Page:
ANDERSON, Henry Gordon
NAME ANDERSON Henry Gordon
RANK Pilot Officer 6490 Group 3 - RAF Bomber Command SQUADRON RCAF No. 419 “Moose” Squadron
“beware of the moose”
Middleton St. George Airfield in Durham
Squadron Markings VR A Born April 15, 1912 - Exeter - Townships of Usborne / Stephen - County of Huron Residence Cheminis - Ontario Died February 12, 1942 29 years 10 months
Memorial Runnymede Memorial - Englefield Green - Egham - Surrey - England
Father Mr. James Anderson - Exeter. Brother James Jr. - Exeter Sisters Mrs. Glen Maclean - Kippen Mrs. Theron Crury - Kirkton
Henry was born on April 15, 1912 in Exeter. He attended SS #10 Lumley School. He was known to have
enjoyed baseball, rugby, track, hockey and pool. His hobbies were mapping / surveying. He was raised United and would have attended Exeter United Church. He attended SS No. 10 in Usborne Township from 1917-25, then from 1925-30 he attended Exeter High School and between 1930-32 he attended the University of Western Ontario and was an Honours student in Geology. After his education he became a teacher and taught at SS #2
Thames Road in 1934 and then went to work in the gold mines of northern Ontario. He was employed with Kerr Addison Gold Mines at North Virginiatown in the Timiskaming District near the Quebec border.
While in North Bay in 1940, at the age of 28 he enlisted into the Royal Canadian Air Force on October 29 with the rank of Aircraftsman 2. At the time he stood 5' 6" tall and weighed 137 pounds. He had a fair complexion with grey eyes and brown hair. He was assigned to No. 1 Manning Depot in Toronto. From November 16, 1940 - January 27, 1941 he was posted to Camp Borden His next posting on January 28 was to No. 1 Initial Training School in Toronto where he obtained 90%. While here he received the rank of Leading Aircraftsman. Between March 6 - May 16 he was posted to No. 3 Elementary Flying Training School in London and here his average was 76%. Then it was back to Camp Borden to No. 1 Service Flying Training School where his average was 75%. He received the rank of Sergeant and Pilot Officer while here. At the end of July it was to the east coast to "Y" Depot in Halifax.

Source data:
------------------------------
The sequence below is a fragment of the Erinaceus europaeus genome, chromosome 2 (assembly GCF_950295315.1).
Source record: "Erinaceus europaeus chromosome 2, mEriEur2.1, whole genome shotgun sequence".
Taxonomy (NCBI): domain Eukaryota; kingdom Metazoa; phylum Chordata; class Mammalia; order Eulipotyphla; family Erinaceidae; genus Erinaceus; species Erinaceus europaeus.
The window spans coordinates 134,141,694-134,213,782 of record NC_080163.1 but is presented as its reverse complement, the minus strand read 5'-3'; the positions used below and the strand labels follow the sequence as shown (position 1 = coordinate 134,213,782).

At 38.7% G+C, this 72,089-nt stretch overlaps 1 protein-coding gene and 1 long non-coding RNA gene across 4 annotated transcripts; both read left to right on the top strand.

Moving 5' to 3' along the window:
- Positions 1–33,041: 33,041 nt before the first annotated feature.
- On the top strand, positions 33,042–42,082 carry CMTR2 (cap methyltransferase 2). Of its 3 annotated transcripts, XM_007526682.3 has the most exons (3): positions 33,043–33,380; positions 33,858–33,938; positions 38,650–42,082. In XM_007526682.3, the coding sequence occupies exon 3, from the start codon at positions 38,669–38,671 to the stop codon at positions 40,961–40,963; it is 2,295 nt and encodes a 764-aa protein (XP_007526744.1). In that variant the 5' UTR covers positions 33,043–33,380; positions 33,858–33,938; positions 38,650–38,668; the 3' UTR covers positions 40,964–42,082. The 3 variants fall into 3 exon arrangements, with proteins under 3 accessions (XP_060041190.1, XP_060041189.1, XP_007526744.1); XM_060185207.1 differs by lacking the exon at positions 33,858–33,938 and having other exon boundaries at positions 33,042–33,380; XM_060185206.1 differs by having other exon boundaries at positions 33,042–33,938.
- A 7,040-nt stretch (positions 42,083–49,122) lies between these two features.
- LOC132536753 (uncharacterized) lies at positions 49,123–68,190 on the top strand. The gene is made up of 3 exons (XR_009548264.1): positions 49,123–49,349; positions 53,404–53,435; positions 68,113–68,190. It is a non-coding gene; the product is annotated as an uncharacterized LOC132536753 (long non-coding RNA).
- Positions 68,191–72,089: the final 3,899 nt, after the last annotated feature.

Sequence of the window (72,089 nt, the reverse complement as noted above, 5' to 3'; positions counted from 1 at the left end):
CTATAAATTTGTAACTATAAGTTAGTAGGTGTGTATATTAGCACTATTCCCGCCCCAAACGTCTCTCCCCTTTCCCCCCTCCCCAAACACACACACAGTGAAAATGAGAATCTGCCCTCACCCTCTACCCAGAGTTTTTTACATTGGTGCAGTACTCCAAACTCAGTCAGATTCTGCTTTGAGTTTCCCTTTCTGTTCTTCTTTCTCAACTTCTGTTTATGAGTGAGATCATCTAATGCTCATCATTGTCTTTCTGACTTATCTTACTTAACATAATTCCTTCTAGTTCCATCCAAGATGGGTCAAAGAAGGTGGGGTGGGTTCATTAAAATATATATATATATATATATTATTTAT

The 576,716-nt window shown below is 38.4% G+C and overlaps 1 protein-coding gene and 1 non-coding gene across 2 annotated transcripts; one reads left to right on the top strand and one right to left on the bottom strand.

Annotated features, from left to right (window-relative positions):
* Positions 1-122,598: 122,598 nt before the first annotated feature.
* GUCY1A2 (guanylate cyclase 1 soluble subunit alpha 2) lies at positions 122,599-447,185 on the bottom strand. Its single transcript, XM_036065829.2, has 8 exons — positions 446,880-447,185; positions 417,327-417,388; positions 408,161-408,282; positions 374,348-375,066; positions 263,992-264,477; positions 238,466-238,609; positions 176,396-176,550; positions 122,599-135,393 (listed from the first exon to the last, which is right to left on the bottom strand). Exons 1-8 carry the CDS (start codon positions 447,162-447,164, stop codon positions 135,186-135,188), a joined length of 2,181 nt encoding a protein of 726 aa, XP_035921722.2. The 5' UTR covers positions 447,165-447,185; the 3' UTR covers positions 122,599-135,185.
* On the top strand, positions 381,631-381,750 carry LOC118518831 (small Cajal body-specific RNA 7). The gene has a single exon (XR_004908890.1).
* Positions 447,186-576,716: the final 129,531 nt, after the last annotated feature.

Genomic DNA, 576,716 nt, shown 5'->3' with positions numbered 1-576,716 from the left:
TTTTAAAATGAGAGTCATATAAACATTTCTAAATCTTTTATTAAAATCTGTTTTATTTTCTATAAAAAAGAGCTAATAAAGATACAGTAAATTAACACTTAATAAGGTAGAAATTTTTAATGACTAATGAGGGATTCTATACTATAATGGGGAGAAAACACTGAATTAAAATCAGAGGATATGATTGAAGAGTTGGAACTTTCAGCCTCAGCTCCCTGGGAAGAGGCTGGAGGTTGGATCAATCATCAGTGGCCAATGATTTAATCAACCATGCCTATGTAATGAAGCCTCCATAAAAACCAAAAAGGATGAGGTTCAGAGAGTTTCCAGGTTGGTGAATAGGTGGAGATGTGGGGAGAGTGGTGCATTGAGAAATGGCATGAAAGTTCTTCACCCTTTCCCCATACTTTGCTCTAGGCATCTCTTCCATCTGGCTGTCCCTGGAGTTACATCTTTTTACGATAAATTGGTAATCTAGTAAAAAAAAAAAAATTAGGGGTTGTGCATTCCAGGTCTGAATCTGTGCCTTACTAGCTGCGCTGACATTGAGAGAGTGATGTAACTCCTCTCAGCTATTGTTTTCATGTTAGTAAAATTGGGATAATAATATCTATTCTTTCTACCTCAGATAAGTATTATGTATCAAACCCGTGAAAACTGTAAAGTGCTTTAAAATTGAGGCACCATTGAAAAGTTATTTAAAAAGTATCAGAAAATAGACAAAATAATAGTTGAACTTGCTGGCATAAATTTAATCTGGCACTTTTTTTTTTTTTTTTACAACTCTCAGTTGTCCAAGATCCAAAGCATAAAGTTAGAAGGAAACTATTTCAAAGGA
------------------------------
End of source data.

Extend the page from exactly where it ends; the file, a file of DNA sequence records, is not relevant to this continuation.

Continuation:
Pilot Officer Anderson embarked from Halifax early in August by way of Iceland and disembarked in the United Kingdom on August 13. The following day he reported to No. 3 Personnel Reception Centre in Bournemouth. On October 7 he was posted to RAF No. 23 Operational Training Unit attached to No. 6 Bomber Command and based at RAF Pershore - Worcestershire and here he trained for night missions on the Wellington bomber. On January 1, 1942 he was posted to RCAF No. 419 Squadron based at RAF Mildenhall - Suffolk with No. 3 Group Bomber Command.